I’m not going to blow anyone’s mind when I say that the Red Sox have a multitude of issues at the moment. Not every area is consistency underperforming in each and every game, but every area of the roster has had their games in which they were chiefly to blame for that day’s loss. And as a fan, there are a lot of different places where your anger will typically go in a situation like this, whether it be the bats or the bullpen or the umpires or the baseball gods. One of the most common punching bags can be the construction of the lineup, and generally speaking that criticism is overblown.
But just because it’s usually overblown, and just because it’s usually not the biggest factor for a team’s downfall (and it’s not in this case either, to be clear) does not mean it is not worth examining. Yes, beyond egregious mistakes like putting your best hitter in the bottom third of a lineup or something, lineup mismanagement doesn’t make a huge impact on a team over a large sample. But failing to optimize the batting order can make big differences in individual games, and with the Red Sox in the kind of postseason fight that will likely come down to marginal differences and a game or two of space between postseason participants and October golfers, these little things are super important.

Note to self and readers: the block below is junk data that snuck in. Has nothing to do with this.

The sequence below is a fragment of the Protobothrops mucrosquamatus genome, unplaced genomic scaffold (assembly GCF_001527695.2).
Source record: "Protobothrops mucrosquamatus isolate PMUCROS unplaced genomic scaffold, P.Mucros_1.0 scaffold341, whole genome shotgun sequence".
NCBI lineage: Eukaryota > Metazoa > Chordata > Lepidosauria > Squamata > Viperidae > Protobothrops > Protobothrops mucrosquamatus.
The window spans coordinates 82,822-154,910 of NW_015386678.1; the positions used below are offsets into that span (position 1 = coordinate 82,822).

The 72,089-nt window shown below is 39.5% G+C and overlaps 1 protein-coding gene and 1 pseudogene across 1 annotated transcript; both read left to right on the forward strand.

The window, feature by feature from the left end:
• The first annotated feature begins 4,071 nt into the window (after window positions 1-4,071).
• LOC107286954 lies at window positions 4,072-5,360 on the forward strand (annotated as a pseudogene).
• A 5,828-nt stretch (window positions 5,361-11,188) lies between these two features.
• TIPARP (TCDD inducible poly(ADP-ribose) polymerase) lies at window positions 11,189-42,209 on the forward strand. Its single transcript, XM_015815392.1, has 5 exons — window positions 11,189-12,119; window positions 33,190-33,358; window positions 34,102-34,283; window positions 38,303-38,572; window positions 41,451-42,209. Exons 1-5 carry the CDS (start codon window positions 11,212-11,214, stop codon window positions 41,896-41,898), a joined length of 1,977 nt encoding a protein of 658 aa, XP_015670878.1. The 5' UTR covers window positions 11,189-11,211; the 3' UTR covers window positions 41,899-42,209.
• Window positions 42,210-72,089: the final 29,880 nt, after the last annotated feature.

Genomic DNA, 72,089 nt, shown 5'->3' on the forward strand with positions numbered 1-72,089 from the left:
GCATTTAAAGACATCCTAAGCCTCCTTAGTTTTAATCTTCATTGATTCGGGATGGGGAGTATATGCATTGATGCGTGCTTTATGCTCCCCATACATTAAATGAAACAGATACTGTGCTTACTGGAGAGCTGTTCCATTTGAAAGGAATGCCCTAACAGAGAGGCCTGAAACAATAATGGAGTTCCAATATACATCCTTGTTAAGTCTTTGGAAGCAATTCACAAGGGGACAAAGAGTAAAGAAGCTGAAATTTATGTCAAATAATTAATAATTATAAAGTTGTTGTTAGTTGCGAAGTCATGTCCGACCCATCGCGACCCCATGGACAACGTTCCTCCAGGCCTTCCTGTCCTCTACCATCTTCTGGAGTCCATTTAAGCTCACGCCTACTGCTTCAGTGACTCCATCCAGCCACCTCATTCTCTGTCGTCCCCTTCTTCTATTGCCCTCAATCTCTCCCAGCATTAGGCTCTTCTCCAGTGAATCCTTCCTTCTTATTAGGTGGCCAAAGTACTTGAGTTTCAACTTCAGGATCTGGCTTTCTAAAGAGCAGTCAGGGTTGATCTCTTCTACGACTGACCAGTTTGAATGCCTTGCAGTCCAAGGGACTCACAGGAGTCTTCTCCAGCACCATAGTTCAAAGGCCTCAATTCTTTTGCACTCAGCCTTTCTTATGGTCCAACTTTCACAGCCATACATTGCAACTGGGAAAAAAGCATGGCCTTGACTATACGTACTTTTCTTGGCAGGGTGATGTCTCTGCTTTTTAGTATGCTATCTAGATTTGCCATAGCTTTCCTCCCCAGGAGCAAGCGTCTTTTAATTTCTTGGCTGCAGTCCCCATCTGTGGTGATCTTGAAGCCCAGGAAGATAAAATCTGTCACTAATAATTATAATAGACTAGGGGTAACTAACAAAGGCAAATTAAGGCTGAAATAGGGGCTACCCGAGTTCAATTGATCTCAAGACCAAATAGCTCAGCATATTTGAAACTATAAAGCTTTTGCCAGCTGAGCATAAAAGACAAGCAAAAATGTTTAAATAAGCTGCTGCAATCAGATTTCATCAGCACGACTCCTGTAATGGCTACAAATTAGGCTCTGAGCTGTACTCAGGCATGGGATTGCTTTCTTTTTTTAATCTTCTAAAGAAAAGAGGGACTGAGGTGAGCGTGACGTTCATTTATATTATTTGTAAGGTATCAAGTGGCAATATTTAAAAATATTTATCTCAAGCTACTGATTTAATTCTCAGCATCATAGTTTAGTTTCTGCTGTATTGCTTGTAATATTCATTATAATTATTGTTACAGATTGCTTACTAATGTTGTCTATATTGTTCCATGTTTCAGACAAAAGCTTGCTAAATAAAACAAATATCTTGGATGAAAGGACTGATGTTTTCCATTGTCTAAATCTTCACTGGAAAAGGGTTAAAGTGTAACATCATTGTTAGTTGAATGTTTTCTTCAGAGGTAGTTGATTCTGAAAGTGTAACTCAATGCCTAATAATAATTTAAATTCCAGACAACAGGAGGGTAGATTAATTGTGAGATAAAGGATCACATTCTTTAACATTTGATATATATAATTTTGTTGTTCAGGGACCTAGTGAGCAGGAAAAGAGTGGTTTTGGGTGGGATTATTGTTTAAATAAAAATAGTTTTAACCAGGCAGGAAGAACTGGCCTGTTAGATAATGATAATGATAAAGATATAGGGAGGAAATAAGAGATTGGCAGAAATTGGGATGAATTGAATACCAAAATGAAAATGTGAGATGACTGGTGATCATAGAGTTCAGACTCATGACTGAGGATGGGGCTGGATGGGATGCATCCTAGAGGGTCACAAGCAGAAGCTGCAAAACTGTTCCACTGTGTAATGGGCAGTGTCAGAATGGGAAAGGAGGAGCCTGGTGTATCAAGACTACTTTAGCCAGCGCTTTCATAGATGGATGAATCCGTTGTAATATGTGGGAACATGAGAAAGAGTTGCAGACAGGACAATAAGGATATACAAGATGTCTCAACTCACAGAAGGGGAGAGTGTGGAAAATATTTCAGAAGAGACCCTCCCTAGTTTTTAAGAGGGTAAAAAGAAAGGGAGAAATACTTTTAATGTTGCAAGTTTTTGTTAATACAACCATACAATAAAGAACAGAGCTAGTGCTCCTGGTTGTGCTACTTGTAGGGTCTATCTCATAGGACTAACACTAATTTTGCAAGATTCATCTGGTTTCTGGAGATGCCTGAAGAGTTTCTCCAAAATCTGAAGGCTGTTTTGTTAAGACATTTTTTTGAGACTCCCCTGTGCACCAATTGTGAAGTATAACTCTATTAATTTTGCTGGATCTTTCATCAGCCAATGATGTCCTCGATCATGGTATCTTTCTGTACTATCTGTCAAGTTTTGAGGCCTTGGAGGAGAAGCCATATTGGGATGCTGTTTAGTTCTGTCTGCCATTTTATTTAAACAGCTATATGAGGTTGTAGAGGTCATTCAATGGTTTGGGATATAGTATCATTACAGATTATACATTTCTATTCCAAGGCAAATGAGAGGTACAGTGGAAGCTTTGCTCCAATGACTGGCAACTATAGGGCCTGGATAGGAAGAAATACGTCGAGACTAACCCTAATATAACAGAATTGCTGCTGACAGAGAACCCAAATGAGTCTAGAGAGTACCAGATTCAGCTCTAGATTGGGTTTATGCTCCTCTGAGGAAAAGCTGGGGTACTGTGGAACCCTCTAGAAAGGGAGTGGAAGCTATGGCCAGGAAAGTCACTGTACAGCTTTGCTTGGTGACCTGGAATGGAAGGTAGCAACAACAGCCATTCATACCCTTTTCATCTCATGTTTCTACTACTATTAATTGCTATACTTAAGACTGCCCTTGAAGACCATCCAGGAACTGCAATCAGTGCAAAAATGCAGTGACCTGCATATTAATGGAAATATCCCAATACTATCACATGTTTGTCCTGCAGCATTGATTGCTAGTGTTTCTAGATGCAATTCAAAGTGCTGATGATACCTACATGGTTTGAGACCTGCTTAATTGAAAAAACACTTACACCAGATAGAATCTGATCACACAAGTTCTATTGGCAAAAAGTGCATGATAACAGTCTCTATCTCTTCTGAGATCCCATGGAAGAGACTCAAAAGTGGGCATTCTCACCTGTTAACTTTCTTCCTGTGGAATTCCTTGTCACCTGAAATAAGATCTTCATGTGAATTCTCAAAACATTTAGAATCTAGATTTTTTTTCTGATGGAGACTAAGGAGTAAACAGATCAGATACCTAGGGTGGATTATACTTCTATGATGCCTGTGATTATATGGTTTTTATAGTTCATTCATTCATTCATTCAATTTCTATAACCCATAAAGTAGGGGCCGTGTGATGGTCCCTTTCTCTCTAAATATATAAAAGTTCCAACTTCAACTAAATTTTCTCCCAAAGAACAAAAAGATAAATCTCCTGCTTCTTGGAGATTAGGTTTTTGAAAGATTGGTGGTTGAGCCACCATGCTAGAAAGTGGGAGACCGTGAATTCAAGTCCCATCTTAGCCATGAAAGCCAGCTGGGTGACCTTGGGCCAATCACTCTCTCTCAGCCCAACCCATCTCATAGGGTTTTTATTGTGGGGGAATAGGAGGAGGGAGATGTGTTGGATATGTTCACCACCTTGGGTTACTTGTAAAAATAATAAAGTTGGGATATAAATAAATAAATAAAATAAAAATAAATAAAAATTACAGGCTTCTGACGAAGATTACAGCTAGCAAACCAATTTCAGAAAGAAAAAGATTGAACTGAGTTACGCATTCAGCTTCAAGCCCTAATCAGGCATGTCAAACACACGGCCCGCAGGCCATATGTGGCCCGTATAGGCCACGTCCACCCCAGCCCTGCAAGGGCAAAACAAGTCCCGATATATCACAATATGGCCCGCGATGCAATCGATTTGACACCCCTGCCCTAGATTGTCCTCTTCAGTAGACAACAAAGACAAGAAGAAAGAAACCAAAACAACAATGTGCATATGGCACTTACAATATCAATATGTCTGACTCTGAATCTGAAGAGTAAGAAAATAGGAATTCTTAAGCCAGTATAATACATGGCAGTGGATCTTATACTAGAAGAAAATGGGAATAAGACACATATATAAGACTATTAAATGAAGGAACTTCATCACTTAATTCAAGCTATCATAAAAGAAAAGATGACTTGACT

Alex Cora’s lineups have been a source of frustration for many all season long, but it was easier to ignore when the team was still winning. The team is no longer winning, and these decisions are justifiably coming under a bigger microscope. (Is that how microscopes work? I sucked at biology.) And for me, the specific issue right now lies in how the second spot in the lineup is being managed.
Generally speaking, the numbers show that the second spot in the lineup is the most important and should almost always go to the best hitter on the roster. Different things can change that — a best hitter might be an on-base god with little power, so they’d make a bit more sense in the leadoff spot; or perhaps a hitter doesn’t feel comfortable that high in the lineup — but generally that is the case.
It’s more complex than I can fit in one sentence, but the basic premise is that the hitter gets nearly the maximum number of plate appearances possible in a game, and also have the chance to hit with a runner on base in every at bat. And essentially, that’s what you’re looking to do when you build a lineup. You want your best hitters to hit as often as possible, and you want them to have traffic on the bases as often as possible. And then you build out from there.
The Red Sox have not been doing that this year. The leadoff spot got most of the consternation early in the season, and to Cora’s credit his decision to stick with Kiké Hernández is working out, as the utility man has been quite good in that spot for a couple of months now. But the second spot is even more important, and they’ve mostly run with Alex Verdugo there, who has been fine but only a little better than average this year with a 109 wRC+. They’ve switched things up more recently, turning occasionally to Rafael Devers, who is perhaps the best hitter in the lineup, and also Jarren Duran, a talented but inexperienced hitter facing major-league pitching, and Hunter Renfroe, a notoriously streaky batter.